Prime Minister Narendra Modi has promised housing for all by 2022, when India completes 75 years of its Independence. This is an ambitious plan, which will require budgetary support as well as smooth coordination between multiple ministries.
Real estate lobby CREDAI says there is a strong correlation between housing and economic growth and a revival in the housing sector will also boost the country's GDP, which has grown at sub-5 per cent over the last two years.
CREDAI has come out with a few suggestions that will help the Modi government implement its promise of housing for all:
1) The government should implement the reports of the two task forces on affordable housing and rental housing. These are low hanging fruits, it said.
2) The government must reduce the cost of borrowing for the housing sector. This can be achieved by providing interest subvention for low income borrowers. The government should also increase the access to finance by developers. To augment financing for the housing sector, the government must a) remove the minimum requirement of 50,000 square meters and capital requirement of $5 million for FDI in case of affordable housing; b) allow automatic ECB (external commercial borrowing), and c) allow higher refinance from NHB to Housing Finance Companies.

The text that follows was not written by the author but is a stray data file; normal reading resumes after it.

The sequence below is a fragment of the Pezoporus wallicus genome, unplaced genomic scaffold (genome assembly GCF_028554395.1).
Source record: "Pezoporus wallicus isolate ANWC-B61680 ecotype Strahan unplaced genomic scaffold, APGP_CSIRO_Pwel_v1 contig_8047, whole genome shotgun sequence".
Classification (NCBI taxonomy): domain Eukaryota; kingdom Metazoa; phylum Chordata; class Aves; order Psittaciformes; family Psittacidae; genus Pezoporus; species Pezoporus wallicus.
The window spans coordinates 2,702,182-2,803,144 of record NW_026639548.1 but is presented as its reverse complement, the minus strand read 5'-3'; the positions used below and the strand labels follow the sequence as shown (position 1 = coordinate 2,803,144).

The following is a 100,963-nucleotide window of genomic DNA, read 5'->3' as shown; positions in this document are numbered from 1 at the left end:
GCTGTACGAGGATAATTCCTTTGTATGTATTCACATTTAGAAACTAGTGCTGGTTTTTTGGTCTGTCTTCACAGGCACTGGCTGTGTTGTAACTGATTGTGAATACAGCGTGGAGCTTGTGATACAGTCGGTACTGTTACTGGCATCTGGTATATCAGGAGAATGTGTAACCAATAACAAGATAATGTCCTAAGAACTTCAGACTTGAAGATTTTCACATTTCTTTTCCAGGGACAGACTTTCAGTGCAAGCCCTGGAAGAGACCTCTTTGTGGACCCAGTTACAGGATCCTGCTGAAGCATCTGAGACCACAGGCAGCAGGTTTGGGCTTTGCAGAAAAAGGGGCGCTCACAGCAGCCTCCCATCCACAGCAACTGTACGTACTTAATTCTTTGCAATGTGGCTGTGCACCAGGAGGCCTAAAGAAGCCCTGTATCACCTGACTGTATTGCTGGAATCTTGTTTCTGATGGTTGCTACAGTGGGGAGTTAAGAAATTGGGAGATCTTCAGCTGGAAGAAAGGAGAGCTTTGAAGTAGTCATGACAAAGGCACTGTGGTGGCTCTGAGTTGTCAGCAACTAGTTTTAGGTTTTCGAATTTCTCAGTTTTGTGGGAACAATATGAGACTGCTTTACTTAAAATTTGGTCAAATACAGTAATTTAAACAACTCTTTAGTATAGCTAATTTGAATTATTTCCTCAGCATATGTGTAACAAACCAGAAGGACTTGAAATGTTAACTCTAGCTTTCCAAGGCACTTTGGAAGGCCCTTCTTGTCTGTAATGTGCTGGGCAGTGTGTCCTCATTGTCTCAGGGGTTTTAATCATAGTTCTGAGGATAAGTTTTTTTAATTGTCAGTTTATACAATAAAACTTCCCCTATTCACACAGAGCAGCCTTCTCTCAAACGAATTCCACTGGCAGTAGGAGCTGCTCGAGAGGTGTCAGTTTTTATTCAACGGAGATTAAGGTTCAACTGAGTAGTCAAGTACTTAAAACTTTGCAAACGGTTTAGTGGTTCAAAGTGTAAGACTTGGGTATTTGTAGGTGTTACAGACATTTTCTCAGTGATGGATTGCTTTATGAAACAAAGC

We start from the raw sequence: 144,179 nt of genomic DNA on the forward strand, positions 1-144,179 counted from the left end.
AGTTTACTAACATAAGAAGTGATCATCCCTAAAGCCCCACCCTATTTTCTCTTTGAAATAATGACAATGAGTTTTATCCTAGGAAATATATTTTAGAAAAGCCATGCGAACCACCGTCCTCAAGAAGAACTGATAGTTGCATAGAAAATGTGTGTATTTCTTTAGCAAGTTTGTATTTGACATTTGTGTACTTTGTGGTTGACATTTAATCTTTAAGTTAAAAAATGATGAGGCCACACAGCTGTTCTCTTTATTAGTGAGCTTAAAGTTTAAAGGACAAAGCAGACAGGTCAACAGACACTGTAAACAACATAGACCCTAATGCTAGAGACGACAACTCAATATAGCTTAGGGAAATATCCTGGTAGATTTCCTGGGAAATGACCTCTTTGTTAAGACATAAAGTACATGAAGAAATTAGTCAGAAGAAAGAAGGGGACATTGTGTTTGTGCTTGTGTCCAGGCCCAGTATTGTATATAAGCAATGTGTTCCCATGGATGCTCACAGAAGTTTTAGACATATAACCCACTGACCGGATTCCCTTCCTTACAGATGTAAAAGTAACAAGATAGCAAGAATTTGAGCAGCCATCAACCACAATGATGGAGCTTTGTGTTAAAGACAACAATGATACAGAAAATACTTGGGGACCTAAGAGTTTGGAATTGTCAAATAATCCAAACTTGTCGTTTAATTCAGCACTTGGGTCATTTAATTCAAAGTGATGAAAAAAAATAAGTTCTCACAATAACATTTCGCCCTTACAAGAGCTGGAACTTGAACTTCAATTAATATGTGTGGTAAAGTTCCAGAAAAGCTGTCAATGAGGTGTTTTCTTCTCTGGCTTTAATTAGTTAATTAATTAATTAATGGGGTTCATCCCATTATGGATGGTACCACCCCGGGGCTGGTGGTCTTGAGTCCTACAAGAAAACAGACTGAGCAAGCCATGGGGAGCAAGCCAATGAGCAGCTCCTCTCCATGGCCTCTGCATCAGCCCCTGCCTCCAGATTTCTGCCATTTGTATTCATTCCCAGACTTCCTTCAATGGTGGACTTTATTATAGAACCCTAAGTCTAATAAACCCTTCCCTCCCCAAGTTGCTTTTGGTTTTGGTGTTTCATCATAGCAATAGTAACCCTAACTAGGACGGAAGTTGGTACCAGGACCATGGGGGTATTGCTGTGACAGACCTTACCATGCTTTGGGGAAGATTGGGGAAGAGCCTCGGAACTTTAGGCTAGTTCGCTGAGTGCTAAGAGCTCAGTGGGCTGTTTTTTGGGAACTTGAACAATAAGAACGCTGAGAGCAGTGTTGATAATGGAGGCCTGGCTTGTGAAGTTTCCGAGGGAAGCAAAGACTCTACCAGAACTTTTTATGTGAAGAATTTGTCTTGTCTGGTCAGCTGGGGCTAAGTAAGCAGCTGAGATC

3) Investments worth Rs. 5 lakh crore in the housing sector are stuck for want of environment clearances. The government must do away worth environment regulations for the housing sector.
4) The government should ease the burden of taxes on the housing sector. Housing faces a disproportionate incidence of taxes amounting to more than 35 per cent of the cost of a completed unit. This can be partially alleviated by giving tax treatment of SEZs to affordable housing projects and providing benefits under Section 35 AD to the real estate sector. Increasing threshold limits of deduction on interest to Rs. 5 lakh on housing would provide incentive to the home owners. Subsidies must be targeted properly.
By accelerating investments and increasing employment, the higher growth in GDP would mean that these measures would enhance the tax base of the economy and be revenue positive even in the short run, CREDAI noted.